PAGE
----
OMRON has a basic policy in its Sustainable Procurement Guidelines that bans any forms of forced and child labor, and promotes cobalt procurement in a manner not to drive environment destruction and human rights violation.
During fiscal 2020, we used the RMI (Responsible Minerals Initiative) Cobalt Reporting Template as a trial survey for lithium ion secondary batteries, which have come under scrutiny around the world.
Since fiscal 2015, OMRON has provided one-on-one briefings for suppliers whom OMRON asks for cooperation in the survey for the first time.
In April 2011, OMRON joined the Responsible Minerals Trade Working Group organized by the Japan Electronics and Information Technology Industries Association (JEITA), actively collecting information and promoting partnerships with industry organizations. Since fiscal 2015, OMRON participates in the planning and management of conflict mineral investigation conference meeting hosted by the Working Group to promote dissemination of conflict minerals efforts across supply chains of the industry as a whole.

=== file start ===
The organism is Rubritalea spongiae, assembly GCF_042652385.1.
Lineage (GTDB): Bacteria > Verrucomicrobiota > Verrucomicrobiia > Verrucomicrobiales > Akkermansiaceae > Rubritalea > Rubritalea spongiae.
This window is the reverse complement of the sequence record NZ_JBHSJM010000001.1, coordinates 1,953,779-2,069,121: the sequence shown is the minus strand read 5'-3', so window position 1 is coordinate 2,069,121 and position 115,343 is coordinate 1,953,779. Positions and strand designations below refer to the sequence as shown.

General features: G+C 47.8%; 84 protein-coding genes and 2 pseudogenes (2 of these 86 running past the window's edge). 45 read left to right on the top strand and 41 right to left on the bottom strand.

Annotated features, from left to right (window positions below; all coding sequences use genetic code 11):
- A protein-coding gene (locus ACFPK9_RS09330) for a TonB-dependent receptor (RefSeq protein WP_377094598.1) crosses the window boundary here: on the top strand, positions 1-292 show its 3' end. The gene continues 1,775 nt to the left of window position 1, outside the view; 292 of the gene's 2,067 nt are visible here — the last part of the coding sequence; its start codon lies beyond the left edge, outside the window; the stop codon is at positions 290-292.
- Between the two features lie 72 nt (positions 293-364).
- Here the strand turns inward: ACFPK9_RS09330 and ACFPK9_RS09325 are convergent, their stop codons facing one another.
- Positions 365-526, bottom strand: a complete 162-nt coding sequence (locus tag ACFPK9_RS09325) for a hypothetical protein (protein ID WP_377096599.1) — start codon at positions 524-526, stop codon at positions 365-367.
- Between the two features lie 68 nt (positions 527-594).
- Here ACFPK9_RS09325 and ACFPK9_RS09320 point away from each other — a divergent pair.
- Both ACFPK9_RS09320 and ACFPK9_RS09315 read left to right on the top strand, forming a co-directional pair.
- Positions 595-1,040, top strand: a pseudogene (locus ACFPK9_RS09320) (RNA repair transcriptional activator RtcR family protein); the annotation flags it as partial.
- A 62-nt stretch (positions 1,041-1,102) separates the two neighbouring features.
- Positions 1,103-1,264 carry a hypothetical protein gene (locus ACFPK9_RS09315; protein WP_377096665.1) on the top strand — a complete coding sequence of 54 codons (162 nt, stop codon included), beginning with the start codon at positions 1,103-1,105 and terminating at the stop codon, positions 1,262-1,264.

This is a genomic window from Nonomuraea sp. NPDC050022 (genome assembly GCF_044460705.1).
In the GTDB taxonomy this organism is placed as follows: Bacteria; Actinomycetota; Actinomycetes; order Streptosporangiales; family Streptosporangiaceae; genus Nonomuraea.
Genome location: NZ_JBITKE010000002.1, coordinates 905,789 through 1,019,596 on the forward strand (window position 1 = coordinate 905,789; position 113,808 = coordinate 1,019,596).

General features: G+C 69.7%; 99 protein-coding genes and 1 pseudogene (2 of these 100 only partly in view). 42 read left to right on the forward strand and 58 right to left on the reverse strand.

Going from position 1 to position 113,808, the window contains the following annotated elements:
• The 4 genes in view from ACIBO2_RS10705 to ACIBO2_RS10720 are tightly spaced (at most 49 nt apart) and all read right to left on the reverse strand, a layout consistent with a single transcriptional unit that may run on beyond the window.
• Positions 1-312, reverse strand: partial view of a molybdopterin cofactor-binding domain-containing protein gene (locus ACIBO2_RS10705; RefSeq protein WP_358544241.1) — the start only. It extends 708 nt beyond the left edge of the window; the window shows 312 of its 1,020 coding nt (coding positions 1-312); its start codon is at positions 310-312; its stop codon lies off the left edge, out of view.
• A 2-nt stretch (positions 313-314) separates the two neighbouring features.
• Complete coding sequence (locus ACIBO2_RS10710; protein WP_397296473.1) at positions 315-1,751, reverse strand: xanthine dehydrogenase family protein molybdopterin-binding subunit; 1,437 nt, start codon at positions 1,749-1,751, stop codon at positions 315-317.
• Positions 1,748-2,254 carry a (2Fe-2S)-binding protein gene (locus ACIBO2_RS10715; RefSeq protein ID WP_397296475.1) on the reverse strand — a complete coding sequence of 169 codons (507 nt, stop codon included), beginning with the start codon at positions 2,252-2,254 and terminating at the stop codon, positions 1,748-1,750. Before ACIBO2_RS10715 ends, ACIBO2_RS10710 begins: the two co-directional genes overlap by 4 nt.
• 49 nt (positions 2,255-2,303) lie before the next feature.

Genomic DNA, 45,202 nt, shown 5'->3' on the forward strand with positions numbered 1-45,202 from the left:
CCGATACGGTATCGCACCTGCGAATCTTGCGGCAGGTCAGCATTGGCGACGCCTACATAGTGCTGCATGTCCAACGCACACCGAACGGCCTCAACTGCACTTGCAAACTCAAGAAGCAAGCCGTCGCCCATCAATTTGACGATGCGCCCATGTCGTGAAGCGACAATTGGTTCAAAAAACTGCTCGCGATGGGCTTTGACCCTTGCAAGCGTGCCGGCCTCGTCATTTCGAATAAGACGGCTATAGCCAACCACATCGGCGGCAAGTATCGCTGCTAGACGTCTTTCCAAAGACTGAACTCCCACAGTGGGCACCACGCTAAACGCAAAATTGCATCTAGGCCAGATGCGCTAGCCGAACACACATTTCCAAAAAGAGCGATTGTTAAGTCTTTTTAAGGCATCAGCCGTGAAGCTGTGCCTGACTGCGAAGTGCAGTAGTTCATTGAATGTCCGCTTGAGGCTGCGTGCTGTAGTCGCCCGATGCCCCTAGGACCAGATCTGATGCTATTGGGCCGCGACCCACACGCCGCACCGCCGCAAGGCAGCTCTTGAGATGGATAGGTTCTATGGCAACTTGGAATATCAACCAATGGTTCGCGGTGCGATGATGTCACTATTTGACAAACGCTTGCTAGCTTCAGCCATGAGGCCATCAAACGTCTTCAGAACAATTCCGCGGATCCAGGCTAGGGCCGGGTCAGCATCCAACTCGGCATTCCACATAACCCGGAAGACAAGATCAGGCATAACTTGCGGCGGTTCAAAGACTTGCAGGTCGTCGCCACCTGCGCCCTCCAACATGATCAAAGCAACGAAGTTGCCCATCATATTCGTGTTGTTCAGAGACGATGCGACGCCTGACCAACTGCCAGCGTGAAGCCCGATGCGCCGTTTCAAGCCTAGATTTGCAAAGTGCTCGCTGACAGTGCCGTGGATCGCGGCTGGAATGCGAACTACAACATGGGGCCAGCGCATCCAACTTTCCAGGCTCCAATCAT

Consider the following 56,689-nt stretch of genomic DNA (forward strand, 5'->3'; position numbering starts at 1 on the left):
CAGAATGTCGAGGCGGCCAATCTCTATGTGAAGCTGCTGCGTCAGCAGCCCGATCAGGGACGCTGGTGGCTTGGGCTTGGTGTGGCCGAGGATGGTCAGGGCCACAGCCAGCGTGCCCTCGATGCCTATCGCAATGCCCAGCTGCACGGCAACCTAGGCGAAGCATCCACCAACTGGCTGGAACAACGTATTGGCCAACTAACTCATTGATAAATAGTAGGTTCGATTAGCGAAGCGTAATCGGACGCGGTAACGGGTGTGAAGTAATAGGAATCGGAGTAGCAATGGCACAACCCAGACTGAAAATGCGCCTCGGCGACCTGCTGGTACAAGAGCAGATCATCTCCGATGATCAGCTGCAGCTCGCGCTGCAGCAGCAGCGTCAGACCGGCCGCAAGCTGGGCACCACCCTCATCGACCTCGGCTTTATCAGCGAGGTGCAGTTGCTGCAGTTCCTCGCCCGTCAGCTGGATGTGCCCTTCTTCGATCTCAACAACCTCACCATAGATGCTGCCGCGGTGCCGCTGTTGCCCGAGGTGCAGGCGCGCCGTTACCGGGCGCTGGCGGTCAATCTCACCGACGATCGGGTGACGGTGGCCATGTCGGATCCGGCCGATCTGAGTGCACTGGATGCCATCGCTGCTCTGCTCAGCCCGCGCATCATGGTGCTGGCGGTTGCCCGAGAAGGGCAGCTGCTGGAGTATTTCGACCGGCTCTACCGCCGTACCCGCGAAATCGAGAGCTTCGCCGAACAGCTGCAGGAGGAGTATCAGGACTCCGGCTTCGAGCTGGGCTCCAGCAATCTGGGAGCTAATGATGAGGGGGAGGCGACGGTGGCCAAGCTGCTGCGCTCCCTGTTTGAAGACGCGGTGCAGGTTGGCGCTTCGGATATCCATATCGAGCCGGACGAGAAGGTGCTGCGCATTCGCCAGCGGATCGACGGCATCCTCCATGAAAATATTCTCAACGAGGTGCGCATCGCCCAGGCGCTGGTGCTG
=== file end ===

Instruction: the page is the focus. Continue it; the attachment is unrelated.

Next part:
Developing fine-quality products to contribute to society through business is one of the most important social responsibilities of a manufacturer. At the OMRON Group, we believe that it is equally important to provide a stable supply of products, even in the case of a contingency. Based on the awareness that a disaster can happen at any moment, OMRON has been promoting procurement BCP* since fiscal 2011.
OMRON established a system to confirm the impact on our business within 24 hours of a contingency, striving to improve management in these cases. In addition, OMRON manages potential procurement risks for parts and materials by classifying them into three ranks. Efforts are now focused on minimizing procurement risks by taking measures such as keeping certain parts/materials in stock. The goal is to build a system to resume procurement of all parts within a month in the event of a disaster. In fiscal 2017, OMRON designed and introduced a central inventory control system to manage the stock of highest-risk parts in a unified manner at OMRON. Starting fiscal 2018, OMRON has been working on early-stage, stable procurement by forecasting demand-supply gap to select parts and materials and to ensure inventory.
Although the recent spread of COVID-19, natural disasters such as earthquakes and floods, and accidents such as fires have affected many of our suppliers, we have quickly identified risks based on local production area information for components we manage, promptly holding meetings participated by procurement staff from across our company. We also held discussions about, and implemented measures with, our suppliers. In this way, we have prevented significant supply problems to date.